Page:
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Recycling is not the solution, but we can't abandon it yet

Last Monday night Four Corners reported on Australia's supposedly unravelling recycling and waste sector in their episode aptly named 'Trashed.' It left many people wondering if we should bother recycling.

Recycling is not the solution, but we can't abandon it yet

This is last weeks recycling. I was inspired by fellow zero waste blogger Lindsay who back in April let us peek into her recycling. While she provided a month's worth, I thought it best to stick to a week. If I committed to a month, I'm not sure i'd remember to photograph it! I walked out of a cafe the other week without our babies pram, only the baby. Just an example of where my brain is at for you all. I had intended this post to follow the format of Lindsay's, but with the recent recycling industry scandals it's morphed into something different. But first, let's have a look at what I added to the yellow bin:

  • Two pizza boxes – We rarely ate takeaway before baby arrived. Oh how sleep deprivation changed that. They make the BEST vegan pizza. 
  • Postal satchel – I bought my son extra nappies from a Facebook Buy, Swap, Sell. I had asked for a paper satchel...
  • Foil – My mother-in-law dropped off cabbage rolls on a plate, wrapped in foil. 
  • Scraps of paper – I write shopping lists and dinner schedules on the back of envelopes my husband’s work receives. 
  • Toilet roll and packaging – WGAC and Pure Planet toilet paper.

The story ran by Four Corners has been one of many exposes into the recycling industry over the last few months. In July a fire broke out at a recycling facility in North Melbourne. Cardboard, paper, plastic, glass and aluminium that had been stockpiling went up in flames, sending debris from the fire across the metropolitan region. City residents, especially those with children, were advised to stay inside. Homes close to the fire were evacuated, with some residents ending up in hospital due to respiratory issues. My husband told me that it smelt horrible and could taste chemicals at the back of his throat. This was the fourth fire at the facility in the past year, with many questioning if the blaze was an accident or a way to deal with the stockpiled recycling. Prior to the fire I had heard rumours of companies stockpiling recycling here in Victoria, but not at the amount Four Corners uncovered.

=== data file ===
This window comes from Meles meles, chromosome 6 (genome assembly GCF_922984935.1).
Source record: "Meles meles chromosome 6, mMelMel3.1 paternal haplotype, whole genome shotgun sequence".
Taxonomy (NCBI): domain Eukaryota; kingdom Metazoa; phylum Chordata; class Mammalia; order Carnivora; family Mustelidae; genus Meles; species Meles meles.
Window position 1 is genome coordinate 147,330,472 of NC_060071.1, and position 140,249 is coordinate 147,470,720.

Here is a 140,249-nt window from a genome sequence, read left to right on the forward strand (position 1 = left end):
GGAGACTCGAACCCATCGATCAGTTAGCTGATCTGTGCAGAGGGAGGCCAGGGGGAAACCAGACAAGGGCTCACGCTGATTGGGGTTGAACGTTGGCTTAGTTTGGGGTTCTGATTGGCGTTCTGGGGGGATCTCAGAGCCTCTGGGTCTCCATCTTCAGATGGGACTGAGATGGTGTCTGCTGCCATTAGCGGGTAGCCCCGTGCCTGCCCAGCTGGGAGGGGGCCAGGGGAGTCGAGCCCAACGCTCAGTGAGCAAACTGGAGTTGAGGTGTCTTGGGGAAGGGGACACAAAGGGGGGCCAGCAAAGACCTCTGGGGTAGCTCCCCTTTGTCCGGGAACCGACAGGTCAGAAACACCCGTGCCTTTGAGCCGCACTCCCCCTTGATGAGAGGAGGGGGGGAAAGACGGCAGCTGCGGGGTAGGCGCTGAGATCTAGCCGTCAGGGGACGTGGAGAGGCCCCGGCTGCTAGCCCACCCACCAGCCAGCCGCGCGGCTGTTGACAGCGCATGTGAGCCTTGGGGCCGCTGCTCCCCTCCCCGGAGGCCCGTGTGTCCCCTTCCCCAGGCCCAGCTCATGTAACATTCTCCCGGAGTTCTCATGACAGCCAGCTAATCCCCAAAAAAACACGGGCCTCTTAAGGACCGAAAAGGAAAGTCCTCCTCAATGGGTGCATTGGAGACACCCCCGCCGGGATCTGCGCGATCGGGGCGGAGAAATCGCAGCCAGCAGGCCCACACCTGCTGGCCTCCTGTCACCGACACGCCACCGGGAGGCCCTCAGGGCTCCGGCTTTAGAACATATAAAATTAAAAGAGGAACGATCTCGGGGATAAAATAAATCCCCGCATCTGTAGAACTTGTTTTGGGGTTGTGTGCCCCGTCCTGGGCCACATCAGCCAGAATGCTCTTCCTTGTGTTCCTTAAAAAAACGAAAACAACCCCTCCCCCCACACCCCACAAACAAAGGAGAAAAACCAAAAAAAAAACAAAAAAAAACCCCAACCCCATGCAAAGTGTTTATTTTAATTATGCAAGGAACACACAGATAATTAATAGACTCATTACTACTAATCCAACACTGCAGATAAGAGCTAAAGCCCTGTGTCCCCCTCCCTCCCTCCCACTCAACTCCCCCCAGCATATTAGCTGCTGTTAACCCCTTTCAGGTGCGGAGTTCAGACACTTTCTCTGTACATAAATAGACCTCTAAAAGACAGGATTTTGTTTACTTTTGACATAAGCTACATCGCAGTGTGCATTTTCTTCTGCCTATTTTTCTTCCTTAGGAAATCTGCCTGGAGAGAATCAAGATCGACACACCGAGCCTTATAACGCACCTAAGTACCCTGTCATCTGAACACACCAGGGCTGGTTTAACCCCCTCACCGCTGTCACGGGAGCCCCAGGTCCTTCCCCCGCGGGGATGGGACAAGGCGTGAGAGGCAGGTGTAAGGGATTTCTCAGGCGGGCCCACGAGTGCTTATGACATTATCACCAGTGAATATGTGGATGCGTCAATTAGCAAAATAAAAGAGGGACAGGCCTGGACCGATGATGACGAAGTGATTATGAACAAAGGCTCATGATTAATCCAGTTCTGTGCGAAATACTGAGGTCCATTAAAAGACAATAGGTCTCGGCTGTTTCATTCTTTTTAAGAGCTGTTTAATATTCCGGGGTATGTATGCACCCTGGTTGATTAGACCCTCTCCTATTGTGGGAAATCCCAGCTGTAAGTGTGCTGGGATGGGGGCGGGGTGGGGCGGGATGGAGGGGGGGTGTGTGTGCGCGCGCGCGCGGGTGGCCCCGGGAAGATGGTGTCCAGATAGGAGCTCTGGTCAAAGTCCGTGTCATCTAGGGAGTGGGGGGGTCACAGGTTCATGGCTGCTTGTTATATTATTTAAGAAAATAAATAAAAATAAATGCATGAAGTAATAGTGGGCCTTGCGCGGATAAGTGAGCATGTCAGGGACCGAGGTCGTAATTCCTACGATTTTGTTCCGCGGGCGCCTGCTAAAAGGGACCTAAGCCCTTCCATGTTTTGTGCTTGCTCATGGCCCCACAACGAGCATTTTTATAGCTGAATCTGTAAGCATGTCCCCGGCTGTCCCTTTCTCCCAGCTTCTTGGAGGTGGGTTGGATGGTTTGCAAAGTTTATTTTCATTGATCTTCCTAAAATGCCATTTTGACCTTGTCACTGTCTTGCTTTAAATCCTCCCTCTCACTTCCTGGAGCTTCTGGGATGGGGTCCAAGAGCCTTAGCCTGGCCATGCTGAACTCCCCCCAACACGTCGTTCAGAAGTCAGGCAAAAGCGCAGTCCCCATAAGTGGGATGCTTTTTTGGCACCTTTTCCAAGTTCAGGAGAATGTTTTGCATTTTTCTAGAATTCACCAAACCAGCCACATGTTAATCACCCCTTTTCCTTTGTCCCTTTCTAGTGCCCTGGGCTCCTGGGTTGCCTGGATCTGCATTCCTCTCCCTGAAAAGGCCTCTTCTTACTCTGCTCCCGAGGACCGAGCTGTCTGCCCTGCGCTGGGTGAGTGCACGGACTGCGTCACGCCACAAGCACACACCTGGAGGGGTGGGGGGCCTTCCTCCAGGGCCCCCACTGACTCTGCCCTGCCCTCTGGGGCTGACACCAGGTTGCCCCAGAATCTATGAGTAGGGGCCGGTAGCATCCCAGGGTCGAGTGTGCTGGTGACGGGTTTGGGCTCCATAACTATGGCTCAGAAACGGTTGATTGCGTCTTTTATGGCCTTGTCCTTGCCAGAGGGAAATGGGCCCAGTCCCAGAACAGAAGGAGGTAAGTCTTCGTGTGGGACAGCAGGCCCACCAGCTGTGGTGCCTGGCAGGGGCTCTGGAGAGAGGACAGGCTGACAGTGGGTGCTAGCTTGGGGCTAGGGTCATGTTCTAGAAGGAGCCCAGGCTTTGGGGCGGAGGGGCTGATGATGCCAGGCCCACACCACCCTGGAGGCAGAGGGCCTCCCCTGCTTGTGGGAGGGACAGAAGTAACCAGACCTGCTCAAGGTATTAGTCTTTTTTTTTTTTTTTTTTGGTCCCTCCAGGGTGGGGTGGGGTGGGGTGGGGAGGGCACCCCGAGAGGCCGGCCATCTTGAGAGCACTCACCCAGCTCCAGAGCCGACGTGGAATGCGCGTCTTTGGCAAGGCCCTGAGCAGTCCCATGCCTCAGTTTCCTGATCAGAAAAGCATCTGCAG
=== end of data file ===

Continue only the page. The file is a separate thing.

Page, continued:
The zero waste philosophy puts recycling as a last resort. It's not a system that works well enough for us to rely on it. It has become a bandaid, masking a rather horrible reality. It's also a business, the value of materials dropped into those yellow bins each fortnight is driven by market prices. If the value is low, it won't be recycled right away like most Australians think.

Let's take a look at the most common materials recycled. Recycling aluminium is 95% more efficient than using virgin aluminium. Metals have always had high market value. Recycling plastic is 85% more efficient, but China who have previously taken most of it, is no longer wanting to buy our plastic to recycle. This is mix of low oil prices and the plastic we recycle is not to a high enough standard or sorted properly. Paper is 50% more efficient, but can only be recycled up to seven-eight times. Lastly, recycling glass is 40% more efficient.

Four Corners obtained a report suggesting that in NSW glass recycling might need to stop. Too much of it is being stockpiled, obviously waiting for its market value to increase. This may have sounded alarming, but they did not explain how it could be fixed. The obvious would be to cut back on our glass consumption by encouraging reusing and refilling by businesses. Another option is changing how glass is collected for recycling. Preferably glass should be sorted by colour and intact. It's easier to recycle glass this way. Our glass is mostly commingled and broken. If done right, recycling can work well enough to recover resources. Due to the low prices for recycled materials vs raw materials, waste recovery businesses don't want to invest in the infrastructure to set these systems up.